Over the years, LPG has become more popular than ever, because of its benefits not only to homes but also to the environment. It produces no smoke which means it is less likely to cause any respiratory related illnesses. 

However, despite these advantages over other sources for cooking, most people in developing countries still go for kerosene and other burning fuels because it is considered the cheaper alternative, choosing cost over safety.  But even this argument appears to have been overtaken by event, as the price of kerosene continues to soar by the day.

Peace Anniah, a business owner and food trader complained about Kerosene scarcity and price increase saying: “I bought Kerosene at 450 naira per litre just yesterday and you need more than few litres to complete cooking. One may have to rethink the effectiveness”.  

Now compare this to the aforementioned the benefits of LPG and its relatively cheap price. Moreover, oil retailers have begun to develop attractive alternatives to encourage consumers to switch over to the safer and environmentally friendly LPG, with very interesting prizes that won’t hurt their pocket.  

A good example is OVH Energy, the leading oil retailer in Nigeria which has developed special 3kg cylinders called O-Gas, to support lower income households. The cylinders are very affordable, easy to handle, use and health safety conscious. In comparison, kerosene which is largely used in Nigeria contains toxins which are deposited in the atmosphere and sometimes in cooking food. OVH also partners with some microfinance banks to provide 3-in-1 O-Gas cooking stove bundles as financial for individuals and households who are worried about affordability.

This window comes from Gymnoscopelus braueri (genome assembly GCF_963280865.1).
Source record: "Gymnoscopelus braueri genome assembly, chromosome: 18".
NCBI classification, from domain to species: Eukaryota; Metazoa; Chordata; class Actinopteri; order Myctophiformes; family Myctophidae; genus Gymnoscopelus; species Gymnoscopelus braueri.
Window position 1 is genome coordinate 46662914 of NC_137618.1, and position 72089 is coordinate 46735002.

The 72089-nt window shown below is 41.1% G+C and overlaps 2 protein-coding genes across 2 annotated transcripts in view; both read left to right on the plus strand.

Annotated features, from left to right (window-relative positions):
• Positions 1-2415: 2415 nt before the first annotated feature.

Several health bodies and independent organizations have also been lending their support to the importance of switching to LPG. At the Oil Trading and Gas Logistics (OTL) conference 2016, President of the Nigerian Association of LPG Marketers, NALPGAM, Mr. Basil Ogbuanu highlighted the need for more understanding of the importance and relevance of the usage of LPG and its role in the pursuit of a cleaner energy that is also affordable in such a time as this where it is practical for one to minimize expenses.

OVH energy has also been an active advocate for LPG. Recently, the company commenced a nationwide campaign across all NYSC orientation camps, creating awareness on the health and environmental benefits of using LPG for cooking, supporting the millennium development goals of ensuring environmental sustainability. The oil retail giant has been driving this initiative through inter-platoon cooking and debate competitions in all NYSC camps across the Federation. This year, the company has educated NYSC candidates in Lagos and Kaduna and plans to replicate the initiative in over 14 NYSC campaigns across the geographical zones. 

Ganiyu Azeez, Head, Marketing and LPG at OVH Marketing said: “The socio-economic benefits of switching to LPG from traditional fuels and most other fossil fuels in developing countries cannot be over emphasized. There is a strong case for targeted policies by the government to facilitate the expanded use of LPG in Nigerian households to reduce the dirge of health and environment maladies.”